By Elizabeth A. Streich
“Quartzy it.” That’s a new term that may become common lingo in research laboratories around the country, thanks to the entrepreneurial spirit of two recent P&S graduates.
Quartzy is a new website designed to improve and streamline often makeshift processes for ordering reagents, transferring materials between laboratories, and tracking inventory. It was created by Adam Regelmann’07 MD/’06 PhD and Meena George’10 MD/’08 PhD, who met at Columbia while working in neighboring labs.
“We struck up a conversation about things that could be improved in lab life, especially information about available materials,” says Dr. George, who is now an intern at Memorial Sloan-Kettering Cancer Center.
“People in a lab don’t always know who has what or where things are, and often there’s no standard format for keeping inventory,” says Dr. Regelmann, who is completing an internal medicine residency at Washington University in St. Louis. “Inventory also is rarely networked, so if the person who tracks it is out, no one else can find anything.”
“We realized quickly that we didn’t just want to complain, we wanted to improve the situation,” Dr. George adds.
Drs. George and Regelmann sought counsel from Donna See, director of strategic initiatives for Columbia Technology Ventures, which directs the patent process and provides business counsel for Columbia researchers and inventors. As a first test of their plan, Ms. See encouraged the two to enter the Olin Cup commercial business plan competition hosted by the Olin School of Business at Washington University. The plan won grand prize and was featured recently in an article in The New York Times.
Next, Ms. See recommended that Drs. Regelmann and George pitch their Quartzy plan to InSITE, a group of top students from Columbia and NYU business and law schools that helps entrepreneurs develop their businesses and raise venture capital. Among 40 companies InSITE considered in 2009, Quartzy was one of only five chosen for InSITE mentoring. “Through this program, we learned a lot about business strategy, honed our presentation skills, and we received general business guidance,” Dr. George says.
|Adam Regelmann, left, and Meena George, co-founders of Quartzy.|
They launched Quartzy as a free site (www.Quartzy.com) in January 2009 and membership has grown rapidly. Today the site has a few thousand members, including more than 150 at Columbia.
The Columbia lab of Christopher Henderson, PhD, professor of pathology & cell biology and neuroscience (in neurology) and co-director of the Motor Neuron Center, was among the first to join Quartzy. “We soon realized it would be an efficient way for our lab members to order supplies,” says Mariela Flambury, the lab’s former administrator. “Anything we can do to shorten the process for lab members, so they can spend more time doing research, we are interested in.”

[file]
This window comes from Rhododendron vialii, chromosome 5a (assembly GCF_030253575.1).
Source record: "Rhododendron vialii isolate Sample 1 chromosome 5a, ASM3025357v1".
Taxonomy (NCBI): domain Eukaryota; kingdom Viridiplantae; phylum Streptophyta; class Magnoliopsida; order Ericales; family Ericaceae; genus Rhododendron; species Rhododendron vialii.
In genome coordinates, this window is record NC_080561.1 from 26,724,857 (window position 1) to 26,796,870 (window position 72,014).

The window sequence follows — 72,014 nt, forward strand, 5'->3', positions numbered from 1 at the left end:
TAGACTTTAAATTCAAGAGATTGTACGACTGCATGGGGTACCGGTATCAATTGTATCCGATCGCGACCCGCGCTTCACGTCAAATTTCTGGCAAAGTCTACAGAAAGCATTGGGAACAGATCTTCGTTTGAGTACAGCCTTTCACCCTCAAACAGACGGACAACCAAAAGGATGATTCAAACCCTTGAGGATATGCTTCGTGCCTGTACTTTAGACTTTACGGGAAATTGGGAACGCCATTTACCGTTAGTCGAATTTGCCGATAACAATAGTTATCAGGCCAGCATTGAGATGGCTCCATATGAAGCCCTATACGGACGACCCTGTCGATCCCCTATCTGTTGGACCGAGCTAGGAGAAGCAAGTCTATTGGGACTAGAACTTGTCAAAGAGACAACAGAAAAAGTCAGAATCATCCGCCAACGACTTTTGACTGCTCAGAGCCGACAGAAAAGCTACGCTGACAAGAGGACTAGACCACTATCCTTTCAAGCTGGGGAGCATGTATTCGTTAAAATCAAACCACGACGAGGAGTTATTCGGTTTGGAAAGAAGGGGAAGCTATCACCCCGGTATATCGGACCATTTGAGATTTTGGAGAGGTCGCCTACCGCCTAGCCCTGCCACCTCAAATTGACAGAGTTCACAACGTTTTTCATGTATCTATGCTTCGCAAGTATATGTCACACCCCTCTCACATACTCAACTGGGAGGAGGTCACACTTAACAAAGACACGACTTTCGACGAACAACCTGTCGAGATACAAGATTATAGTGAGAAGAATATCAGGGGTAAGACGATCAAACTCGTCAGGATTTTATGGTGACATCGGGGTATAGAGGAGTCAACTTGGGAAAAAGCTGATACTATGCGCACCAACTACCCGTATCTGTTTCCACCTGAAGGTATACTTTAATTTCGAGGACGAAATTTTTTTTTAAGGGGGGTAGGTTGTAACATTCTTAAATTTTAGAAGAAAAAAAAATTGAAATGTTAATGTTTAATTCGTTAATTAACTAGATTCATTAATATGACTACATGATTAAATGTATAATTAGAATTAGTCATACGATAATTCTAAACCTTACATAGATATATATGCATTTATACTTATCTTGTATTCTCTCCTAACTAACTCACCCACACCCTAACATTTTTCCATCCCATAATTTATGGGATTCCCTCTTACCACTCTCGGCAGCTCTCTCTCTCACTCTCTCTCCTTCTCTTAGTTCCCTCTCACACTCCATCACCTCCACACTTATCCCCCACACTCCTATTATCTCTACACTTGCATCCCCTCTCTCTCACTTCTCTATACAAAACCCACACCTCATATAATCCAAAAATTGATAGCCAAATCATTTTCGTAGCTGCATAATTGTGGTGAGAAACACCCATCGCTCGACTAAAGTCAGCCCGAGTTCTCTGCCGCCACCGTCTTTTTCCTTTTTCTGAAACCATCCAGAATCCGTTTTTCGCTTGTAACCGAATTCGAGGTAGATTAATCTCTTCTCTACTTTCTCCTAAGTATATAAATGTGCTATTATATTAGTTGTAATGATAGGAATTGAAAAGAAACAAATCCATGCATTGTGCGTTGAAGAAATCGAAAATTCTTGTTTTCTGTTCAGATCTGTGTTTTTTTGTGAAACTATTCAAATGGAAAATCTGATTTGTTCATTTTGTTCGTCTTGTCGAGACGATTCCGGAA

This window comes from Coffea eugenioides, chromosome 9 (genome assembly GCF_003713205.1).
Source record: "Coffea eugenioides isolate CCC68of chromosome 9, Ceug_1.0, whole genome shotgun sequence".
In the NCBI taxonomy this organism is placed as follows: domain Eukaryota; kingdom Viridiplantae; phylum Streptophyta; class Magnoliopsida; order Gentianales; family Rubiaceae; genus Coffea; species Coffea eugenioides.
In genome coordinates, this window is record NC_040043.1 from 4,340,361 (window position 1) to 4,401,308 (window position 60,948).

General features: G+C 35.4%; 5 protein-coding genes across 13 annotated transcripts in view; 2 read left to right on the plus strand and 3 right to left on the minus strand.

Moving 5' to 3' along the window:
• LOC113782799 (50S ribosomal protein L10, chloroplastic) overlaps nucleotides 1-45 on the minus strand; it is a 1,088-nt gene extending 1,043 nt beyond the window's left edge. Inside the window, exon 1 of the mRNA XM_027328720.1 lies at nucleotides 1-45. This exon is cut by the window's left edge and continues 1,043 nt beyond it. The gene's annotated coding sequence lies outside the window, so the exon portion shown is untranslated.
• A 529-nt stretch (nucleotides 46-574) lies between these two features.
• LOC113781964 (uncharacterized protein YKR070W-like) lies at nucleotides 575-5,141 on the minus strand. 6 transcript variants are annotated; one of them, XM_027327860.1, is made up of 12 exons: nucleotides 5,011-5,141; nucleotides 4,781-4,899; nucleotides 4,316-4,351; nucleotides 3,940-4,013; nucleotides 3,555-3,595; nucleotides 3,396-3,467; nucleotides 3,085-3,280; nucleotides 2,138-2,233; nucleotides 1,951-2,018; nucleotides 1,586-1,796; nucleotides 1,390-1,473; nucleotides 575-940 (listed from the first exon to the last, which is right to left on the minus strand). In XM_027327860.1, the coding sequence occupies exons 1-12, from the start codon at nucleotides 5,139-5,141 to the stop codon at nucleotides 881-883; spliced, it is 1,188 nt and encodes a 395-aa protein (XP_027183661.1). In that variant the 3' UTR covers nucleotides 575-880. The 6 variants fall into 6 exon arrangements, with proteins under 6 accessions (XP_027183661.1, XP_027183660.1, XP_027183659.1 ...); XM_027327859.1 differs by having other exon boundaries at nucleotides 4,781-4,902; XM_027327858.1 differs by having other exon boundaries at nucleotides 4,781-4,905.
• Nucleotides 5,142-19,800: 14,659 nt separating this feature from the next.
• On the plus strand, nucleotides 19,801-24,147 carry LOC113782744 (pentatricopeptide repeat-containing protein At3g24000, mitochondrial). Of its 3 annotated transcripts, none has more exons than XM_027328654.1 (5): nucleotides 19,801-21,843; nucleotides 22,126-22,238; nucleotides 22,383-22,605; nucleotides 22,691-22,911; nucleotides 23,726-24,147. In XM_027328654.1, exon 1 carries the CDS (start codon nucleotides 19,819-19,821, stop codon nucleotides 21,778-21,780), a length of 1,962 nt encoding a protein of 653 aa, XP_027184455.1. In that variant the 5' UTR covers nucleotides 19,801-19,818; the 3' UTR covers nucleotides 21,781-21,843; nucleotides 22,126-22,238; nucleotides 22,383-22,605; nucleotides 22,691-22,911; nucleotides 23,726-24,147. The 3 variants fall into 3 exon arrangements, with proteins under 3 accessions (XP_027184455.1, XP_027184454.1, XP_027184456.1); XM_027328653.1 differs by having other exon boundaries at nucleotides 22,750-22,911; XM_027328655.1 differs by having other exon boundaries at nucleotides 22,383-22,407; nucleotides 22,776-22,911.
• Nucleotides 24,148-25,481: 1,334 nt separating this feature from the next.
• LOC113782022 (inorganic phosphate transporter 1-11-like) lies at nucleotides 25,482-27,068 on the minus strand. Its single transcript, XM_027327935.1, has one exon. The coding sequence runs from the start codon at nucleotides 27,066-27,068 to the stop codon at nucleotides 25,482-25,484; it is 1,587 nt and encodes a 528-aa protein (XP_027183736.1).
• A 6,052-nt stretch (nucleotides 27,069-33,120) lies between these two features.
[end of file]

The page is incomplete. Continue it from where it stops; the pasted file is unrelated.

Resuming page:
Here is how the Quartzy site works: Members log on to Quartzy and submit a purchase request for review by the person in the lab responsible for ordering supplies. Ms. Flambury, who is now divisional administrator for the Motor Neuron Center, explains that “with Quartzy, the ordering process is totally automated. Lab administrators are alerted to new requests via email and they can accept or deny them.”
Clicking “accept” or “deny” sends a response to the person who made the request, with an option for the administrator to add a comment to explain when the order may arrive or why it was rejected.
“Before Quartzy, we maintained different databases for vendor names, product codes, quantities requested, etc., and we had to create our own ordering template, which lab members filled out and sent to me on email,” Ms. Flambury says.
The site is integrated with vendors so their information is already in the system. “Previously, lab members would have to locate the vendor’s address and send it to the lab administrator,” says Ms. Flambury. “Now lab members can quickly look for reagents they want to order. There are lots of categories for customization and specification.”
Quartzy has even moved beyond the laboratory. “We quickly realized that Quartzy could help facilitate an important aspect of technology transfer,” Ms. See says. “Each year our office processes close to 1,500 material transfers – animal models, data, protocols, reagents – to other academic and industry researchers, and vice versa. It occurred to us that Quartzy could streamline this paper-driven process and allow scientists to directly manage the transfer of their materials.”
Through Quartzy, any lab can request materials from any other lab on the website. The owner of the material reviews the request and can accept or deny it. Because both labs remain anonymous, potentially awkward situations are avoided if a request is rejected.
“This automates having to cold call other labs,” Ms. Flambury says. “It’s a much better, more efficient way to interface with other labs to request materials.”
On Quartzy, scientists can charge for transfers or share materials for free. “Sometimes a lab may have a material or reagent just sitting on the shelf, not being used, and this way it could help another scientist,” Dr. George says.
“Hopefully Quartzy will help labs save money and be more productive.”
“Our vision is that someday soon Quartzy will be the ‘go to’ site for science, helping scientists manage their lab’s day-to-day life,” says Dr. Regelmann. “We wanted to develop a way to increase scientific productivity and reduce wasteful spending in academic labs by providing networked software solutions to academic scientists.”
The name Quartzy? “Well, we wanted something unique but with meaning. For instance, Google comes from the word Googol, which represents one followed by a hundred zeros. Extending that idea we thought of Quartzy, which is the highest-scoring opening word in Scrabble,” Dr. George says. “We think it’s a cool name.”